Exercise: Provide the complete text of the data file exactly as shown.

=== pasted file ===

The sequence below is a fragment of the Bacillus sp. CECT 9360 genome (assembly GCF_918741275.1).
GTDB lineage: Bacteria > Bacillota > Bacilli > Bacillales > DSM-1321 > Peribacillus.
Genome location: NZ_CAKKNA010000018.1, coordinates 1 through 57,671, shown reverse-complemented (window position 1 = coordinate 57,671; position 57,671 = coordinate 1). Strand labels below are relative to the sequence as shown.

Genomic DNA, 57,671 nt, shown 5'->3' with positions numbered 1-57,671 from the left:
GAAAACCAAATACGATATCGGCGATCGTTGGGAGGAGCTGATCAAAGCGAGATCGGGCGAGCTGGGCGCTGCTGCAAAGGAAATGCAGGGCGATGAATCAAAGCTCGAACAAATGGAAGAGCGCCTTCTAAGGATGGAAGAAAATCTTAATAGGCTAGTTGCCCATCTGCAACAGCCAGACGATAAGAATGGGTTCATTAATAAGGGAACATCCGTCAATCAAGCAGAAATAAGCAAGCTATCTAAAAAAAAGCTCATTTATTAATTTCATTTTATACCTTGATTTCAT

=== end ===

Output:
The sequence below is a fragment of the Bacillus sp. CECT 9360 genome (assembly GCF_918741275.1).
GTDB lineage: Bacteria > Bacillota > Bacilli > Bacillales > DSM-1321 > Peribacillus.
Genome location: NZ_CAKKNA010000018.1, coordinates 1 through 57,671, shown reverse-complemented (window position 1 = coordinate 57,671; position 57,671 = coordinate 1). Strand labels below are relative to the sequence as shown.

Genomic DNA, 57,671 nt, shown 5'->3' with positions numbered 1-57,671 from the left:
GAAAACCAAATACGATATCGGCGATCGTTGGGAGGAGCTGATCAAAGCGAGATCGGGCGAGCTGGGCGCTGCTGCAAAGGAAATGCAGGGCGATGAATCAAAGCTCGAACAAATGGAAGAGCGCCTTCTAAGGATGGAAGAAAATCTTAATAGGCTAGTTGCCCATCTGCAACAGCCAGACGATAAGAATGGGTTCATTAATAAGGGAACATCCGTCAATCAAGCAGAAATAAGCAAGCTATCTAAAAAAAAGCTCATTTATTAATTTCATTTTATACCTTGATTTCAT